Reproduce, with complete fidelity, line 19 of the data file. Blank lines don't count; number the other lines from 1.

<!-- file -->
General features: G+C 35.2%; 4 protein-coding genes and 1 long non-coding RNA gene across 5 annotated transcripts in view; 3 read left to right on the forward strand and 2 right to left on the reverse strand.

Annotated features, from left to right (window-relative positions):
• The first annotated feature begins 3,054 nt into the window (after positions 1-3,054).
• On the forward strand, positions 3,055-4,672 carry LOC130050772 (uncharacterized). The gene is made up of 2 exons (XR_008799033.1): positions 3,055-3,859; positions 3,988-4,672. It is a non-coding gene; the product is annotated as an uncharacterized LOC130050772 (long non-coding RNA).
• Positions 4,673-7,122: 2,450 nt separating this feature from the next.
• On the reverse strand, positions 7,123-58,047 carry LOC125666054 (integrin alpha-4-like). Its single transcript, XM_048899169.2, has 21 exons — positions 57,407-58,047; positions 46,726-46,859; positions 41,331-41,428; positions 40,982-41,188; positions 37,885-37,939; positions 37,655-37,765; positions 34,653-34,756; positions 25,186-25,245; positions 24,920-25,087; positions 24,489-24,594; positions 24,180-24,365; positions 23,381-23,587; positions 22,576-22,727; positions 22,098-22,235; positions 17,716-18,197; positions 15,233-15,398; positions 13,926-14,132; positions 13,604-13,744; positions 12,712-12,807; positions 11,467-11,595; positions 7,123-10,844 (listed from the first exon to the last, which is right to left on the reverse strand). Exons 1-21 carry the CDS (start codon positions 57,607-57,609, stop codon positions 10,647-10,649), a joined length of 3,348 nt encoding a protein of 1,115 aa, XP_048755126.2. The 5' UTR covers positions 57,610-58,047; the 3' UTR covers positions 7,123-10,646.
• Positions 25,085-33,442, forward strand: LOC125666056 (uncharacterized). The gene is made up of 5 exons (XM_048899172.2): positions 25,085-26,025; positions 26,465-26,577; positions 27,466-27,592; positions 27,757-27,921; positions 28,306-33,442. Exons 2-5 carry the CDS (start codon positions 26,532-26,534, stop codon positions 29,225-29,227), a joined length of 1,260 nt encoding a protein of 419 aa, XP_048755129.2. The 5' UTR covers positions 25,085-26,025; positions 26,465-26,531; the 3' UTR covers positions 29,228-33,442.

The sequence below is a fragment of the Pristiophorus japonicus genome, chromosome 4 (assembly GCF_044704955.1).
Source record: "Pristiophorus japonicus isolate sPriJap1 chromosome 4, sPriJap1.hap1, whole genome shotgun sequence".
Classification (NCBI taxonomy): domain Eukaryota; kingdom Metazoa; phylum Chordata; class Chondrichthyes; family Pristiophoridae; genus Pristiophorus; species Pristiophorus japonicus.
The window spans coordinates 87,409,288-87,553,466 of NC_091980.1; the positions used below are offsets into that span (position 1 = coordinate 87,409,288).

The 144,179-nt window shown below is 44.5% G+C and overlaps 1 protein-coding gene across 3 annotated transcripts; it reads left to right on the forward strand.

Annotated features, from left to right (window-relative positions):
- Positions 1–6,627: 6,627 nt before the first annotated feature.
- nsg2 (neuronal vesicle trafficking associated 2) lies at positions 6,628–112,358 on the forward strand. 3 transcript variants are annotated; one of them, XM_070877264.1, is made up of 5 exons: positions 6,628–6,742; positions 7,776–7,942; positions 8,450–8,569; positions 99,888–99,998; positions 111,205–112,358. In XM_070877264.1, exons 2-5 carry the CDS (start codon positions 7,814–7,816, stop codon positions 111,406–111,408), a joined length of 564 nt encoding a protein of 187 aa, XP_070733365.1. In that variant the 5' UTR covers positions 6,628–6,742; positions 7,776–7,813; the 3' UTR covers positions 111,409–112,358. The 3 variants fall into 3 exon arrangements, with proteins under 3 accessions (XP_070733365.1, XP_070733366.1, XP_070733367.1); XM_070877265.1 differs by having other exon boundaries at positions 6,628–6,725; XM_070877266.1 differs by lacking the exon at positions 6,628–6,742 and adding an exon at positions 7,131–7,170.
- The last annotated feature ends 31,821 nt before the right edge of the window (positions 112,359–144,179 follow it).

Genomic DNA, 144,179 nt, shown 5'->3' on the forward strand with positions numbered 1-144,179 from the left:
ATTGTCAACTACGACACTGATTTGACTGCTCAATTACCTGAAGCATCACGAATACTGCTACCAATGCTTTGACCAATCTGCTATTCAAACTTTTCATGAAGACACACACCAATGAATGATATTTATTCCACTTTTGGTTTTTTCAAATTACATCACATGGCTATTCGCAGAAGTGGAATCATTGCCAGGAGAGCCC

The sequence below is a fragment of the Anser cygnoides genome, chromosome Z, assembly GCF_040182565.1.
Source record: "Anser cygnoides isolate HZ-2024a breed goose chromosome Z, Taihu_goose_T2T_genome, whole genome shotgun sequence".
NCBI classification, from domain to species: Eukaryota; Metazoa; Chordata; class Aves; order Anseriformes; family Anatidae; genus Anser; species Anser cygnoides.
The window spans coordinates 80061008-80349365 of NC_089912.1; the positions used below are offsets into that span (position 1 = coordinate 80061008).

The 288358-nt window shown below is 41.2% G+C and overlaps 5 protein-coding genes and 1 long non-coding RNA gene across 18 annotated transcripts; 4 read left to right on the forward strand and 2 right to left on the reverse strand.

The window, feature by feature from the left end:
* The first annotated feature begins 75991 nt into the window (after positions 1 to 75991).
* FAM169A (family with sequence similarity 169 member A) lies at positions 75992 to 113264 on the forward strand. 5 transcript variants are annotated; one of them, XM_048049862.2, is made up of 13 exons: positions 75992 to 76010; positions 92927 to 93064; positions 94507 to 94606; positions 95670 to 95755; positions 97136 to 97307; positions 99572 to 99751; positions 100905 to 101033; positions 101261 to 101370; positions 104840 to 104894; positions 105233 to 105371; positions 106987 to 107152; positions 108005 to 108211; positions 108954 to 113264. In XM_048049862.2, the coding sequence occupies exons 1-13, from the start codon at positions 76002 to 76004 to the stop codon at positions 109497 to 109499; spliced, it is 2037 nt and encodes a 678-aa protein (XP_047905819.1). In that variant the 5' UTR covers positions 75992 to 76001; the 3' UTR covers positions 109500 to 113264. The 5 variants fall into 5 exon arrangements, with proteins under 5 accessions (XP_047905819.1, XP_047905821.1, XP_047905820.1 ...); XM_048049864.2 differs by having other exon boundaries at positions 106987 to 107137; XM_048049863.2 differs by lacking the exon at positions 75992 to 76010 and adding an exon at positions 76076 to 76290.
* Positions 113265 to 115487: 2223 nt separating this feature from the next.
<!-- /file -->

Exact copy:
The sequence below is a fragment of the Anser cygnoides genome, chromosome Z, assembly GCF_040182565.1.